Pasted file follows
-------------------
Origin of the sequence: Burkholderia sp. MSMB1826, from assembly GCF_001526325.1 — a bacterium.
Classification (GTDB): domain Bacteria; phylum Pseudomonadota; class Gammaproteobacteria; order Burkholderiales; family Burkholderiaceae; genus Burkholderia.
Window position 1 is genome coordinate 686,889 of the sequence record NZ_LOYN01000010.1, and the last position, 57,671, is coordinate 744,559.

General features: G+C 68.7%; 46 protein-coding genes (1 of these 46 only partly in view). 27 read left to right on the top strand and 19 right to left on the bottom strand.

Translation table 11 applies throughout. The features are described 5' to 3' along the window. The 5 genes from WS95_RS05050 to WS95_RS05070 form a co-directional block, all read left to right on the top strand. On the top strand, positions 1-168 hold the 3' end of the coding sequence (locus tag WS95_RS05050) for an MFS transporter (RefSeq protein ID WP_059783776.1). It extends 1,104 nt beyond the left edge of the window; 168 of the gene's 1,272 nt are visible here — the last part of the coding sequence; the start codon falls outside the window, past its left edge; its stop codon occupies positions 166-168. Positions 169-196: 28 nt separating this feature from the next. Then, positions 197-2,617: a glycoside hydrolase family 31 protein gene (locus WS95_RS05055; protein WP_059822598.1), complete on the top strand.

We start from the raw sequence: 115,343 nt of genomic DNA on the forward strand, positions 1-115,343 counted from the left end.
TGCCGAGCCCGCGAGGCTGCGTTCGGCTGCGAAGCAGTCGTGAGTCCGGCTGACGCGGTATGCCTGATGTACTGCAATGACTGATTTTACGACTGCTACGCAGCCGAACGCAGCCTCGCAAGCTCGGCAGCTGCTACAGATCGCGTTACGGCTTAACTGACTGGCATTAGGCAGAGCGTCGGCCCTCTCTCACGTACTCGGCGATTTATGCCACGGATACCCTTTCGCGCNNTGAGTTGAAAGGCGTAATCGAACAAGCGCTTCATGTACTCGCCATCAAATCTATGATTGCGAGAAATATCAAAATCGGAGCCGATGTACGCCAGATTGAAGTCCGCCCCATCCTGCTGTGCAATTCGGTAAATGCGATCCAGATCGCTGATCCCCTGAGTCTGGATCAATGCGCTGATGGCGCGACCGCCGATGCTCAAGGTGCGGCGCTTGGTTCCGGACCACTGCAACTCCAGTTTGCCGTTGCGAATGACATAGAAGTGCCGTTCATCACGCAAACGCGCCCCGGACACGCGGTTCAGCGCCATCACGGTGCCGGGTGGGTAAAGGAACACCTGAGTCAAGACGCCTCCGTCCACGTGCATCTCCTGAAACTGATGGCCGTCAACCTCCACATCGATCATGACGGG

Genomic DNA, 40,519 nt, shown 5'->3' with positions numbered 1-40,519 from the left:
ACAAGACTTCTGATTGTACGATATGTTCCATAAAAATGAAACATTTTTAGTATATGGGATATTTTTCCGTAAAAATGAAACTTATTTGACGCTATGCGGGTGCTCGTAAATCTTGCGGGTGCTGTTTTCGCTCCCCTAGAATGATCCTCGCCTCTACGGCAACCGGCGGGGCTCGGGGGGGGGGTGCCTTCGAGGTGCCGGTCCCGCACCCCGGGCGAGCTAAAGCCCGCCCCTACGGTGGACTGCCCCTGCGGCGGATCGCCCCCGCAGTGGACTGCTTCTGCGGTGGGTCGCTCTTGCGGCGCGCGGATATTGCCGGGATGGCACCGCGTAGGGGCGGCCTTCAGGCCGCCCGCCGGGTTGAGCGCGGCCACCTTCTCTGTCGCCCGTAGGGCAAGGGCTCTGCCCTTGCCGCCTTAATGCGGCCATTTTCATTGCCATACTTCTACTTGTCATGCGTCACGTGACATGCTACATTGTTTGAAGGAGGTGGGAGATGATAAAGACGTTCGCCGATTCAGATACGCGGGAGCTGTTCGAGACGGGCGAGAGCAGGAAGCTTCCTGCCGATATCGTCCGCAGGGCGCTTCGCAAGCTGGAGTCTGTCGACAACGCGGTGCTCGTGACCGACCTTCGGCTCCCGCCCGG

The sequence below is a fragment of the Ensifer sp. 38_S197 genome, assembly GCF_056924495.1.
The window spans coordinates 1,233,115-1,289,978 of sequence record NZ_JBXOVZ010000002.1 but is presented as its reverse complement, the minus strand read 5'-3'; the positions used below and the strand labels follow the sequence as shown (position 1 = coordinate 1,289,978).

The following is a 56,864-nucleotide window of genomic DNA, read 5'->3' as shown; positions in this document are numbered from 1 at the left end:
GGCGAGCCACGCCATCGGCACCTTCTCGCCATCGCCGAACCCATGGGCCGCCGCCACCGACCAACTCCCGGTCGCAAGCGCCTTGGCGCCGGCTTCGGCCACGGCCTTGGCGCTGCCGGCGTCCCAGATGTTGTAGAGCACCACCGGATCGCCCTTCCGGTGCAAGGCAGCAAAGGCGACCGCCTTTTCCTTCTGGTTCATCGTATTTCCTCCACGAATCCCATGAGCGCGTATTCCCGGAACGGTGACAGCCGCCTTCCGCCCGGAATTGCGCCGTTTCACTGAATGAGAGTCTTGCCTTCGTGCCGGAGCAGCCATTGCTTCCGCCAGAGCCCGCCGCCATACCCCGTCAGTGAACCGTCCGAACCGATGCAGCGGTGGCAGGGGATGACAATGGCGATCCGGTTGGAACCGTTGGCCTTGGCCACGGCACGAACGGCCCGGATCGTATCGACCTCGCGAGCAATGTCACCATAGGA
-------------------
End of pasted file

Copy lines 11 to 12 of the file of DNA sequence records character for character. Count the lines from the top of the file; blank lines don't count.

The window spans coordinates 1,233,115-1,289,978 of sequence record NZ_JBXOVZ010000002.1 but is presented as its reverse complement, the minus strand read 5'-3'; the positions used below and the strand labels follow the sequence as shown (position 1 = coordinate 1,289,978).

The following is a 56,864-nucleotide window of genomic DNA, read 5'->3' as shown; positions in this document are numbered from 1 at the left end: